Northward movement of marine species
Published (reviewed and quality assured)
Justification for indicator selection
Many species of plankton and fish have shifted their distribution northward and sub-tropical species are occurring with increasing frequency in European waters, changing the composition of local and regional marine ecosystems in a major way (Brander et al., 2003; Beare et al., 2004; Beare et al., 2005; Perry et al., 2005; Stebbing et al., 2002). Recent studies have shown that the northward movement of southerly species has caused species richness in the North Sea to increase (Hiddink and Hofstede, 2008). This may have negative ecological and socio-economic effects: the three large species that have decreased their range the most in the North Sea are all commercially relevant, while only one of the five most increasing species and less than half of the all the species that expanded their range are of commercial value. A climate change-induced shift from large to smaller species is thus likely to reduce the value of North Sea fisheries (Hiddink and Hofstede, 2008).
The kinds of fish which are available for human consumption are not necessarily affected by the distribution changes shown above, because fish are often transported long distances from where they are caught to where they are marketed, but the prices of fish may change if certain species that are common today become less common. People eating locally-caught fish may notice changes in the species they catch or buy. Changes in distribution may affect the management of fisheries. Fisheries regulations in the EU include allocations of quotas based on historic catch patterns, and these may need to be revised.
In a few situations, e.g. early retreat of sea ice in Arctic areas, the effect of climate change may be to increase fish catches (ACIA, 2004), but in general it is not possible to predict whether northward shifts in distribution will have a positive or a negative effect on total fisheries production (Brander, 2007).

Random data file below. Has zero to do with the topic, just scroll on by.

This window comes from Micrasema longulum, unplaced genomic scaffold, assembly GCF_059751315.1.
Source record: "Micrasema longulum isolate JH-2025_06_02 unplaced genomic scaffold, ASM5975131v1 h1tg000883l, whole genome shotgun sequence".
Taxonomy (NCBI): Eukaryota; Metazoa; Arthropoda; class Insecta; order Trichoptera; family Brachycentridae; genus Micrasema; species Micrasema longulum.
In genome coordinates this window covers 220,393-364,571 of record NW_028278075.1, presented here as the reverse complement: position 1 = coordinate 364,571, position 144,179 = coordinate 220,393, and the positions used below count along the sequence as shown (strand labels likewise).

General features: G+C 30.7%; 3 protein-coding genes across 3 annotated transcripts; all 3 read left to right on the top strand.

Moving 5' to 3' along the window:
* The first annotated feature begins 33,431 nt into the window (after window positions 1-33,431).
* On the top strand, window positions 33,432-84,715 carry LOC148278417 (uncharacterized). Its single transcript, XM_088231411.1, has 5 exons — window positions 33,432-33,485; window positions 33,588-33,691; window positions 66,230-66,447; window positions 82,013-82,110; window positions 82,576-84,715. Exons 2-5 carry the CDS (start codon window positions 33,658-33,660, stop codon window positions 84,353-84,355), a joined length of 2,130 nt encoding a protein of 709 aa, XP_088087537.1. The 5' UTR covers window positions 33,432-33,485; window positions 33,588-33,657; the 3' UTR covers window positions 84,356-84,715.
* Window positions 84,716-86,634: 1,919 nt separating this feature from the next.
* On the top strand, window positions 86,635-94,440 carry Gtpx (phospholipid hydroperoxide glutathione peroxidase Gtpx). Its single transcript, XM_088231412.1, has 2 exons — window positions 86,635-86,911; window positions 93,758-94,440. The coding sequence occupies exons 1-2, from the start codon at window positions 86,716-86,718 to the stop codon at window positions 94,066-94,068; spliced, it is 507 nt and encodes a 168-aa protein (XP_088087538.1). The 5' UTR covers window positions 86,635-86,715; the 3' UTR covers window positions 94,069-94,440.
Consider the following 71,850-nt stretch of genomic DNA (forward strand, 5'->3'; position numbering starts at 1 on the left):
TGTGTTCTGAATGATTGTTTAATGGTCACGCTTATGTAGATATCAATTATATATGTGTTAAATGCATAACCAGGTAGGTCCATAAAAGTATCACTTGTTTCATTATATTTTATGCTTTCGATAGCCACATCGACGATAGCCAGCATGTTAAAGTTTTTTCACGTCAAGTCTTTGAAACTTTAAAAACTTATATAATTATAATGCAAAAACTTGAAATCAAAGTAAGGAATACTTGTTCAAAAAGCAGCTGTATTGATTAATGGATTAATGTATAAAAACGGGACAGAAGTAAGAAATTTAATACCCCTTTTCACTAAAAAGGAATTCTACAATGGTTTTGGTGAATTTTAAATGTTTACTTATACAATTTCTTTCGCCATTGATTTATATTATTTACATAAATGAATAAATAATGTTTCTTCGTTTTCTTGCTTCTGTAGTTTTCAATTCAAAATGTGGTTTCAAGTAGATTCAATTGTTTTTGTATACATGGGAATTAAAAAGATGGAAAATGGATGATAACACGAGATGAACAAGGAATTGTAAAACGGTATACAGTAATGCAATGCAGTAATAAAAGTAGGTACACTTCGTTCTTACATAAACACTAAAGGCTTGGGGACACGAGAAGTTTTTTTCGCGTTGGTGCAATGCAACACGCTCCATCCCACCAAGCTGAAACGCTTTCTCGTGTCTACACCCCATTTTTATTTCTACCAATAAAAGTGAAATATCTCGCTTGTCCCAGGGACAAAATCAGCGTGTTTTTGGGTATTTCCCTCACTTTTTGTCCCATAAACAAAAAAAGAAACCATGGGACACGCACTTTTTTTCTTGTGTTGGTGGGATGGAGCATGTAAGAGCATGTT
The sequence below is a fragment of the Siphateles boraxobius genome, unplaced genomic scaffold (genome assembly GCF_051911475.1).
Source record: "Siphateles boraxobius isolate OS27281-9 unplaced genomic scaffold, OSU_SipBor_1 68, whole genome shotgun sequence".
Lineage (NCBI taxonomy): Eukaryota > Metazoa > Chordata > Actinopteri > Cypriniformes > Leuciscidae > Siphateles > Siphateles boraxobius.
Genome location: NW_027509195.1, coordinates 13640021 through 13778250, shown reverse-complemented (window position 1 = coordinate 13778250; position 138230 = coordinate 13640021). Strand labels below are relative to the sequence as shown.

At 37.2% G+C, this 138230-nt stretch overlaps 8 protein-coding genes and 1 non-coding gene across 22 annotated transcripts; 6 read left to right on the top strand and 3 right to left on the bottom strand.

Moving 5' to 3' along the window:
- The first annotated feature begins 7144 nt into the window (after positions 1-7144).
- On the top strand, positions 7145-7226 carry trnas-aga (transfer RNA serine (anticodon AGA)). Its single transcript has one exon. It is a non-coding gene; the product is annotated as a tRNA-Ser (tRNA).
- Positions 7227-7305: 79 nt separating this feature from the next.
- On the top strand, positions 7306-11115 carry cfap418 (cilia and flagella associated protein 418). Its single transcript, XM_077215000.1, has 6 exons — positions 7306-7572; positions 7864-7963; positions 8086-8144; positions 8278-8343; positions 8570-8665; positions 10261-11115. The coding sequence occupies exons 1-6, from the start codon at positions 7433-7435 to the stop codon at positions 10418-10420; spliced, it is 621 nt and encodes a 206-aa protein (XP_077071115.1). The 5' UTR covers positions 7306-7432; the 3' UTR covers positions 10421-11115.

- No rationale references available
- Recordings of two tropical fish 1963-1996
- Northward movement of zooplankton between 1958-2005
- Relative abundance of Warm-water to cold-water flatfish species
Policy context and targets
In April 2009 the European Commission presented a White Paper on the framework for adaptation policies and measures to reduce the European Union's vulnerability to the impacts of climate change. The aim is to increase the resilience to climate change of health, property and the productive functions of land, inter alia by improving the management of water resources and ecosystems. More knowledge is needed on climate impact and vulnerability but a considerable amount of information and research already exists which can be shared better through a proposed Clearing House Mechanism. The White Paper stresses the need to mainstream adaptation into existing and new EU policies. A number of Member States have already taken action and several have prepared national adaptation plans. The EU is also developing actions to enhance and finance adaptation in developing countries as part of a new post-2012 global climate agreement expected in Copenhagen (Dec. 2009). For more information see: http://ec.europa.eu/environment/climat/adaptation/index_en.htm
No targets have been specified
Related policy documents
No related policy documents have been specified
Methodology for indicator calculation
Methodology for gap filling
No methodology references available.
EEA data references
- No datasets have been specified here.
External data references
- Changes in fish distribution in the eastern North Atlantic
- Recordings of the migration of the tropical fish species silvery john dory (Zenopsis conchifer) and rosy dory (Cyttopsis roseus)
- Continuous Plankton Recorder (CPR) survey
Data sources in latest figures
Data sets uncertainty
No uncertainty has been specified
Short term work
Work specified here requires to be completed within 1 year from now.
Long term work
Work specified here will require more than 1 year (from now) to be completed.
Responsibility and ownership
EEA Contact InfoTrine Christiansen
Typology: Descriptive indicator (Type A - What is happening to the environment and to humans?)
For references, please go to www.eea.europa.eu/soer or scan the QR code.
This briefing is part of the EEA's report The European Environment - State and Outlook 2015. The EEA is an official agency of the EU, tasked with providing information on Europe’s environment.
PDF generated on 03 May 2015, 11:30 AM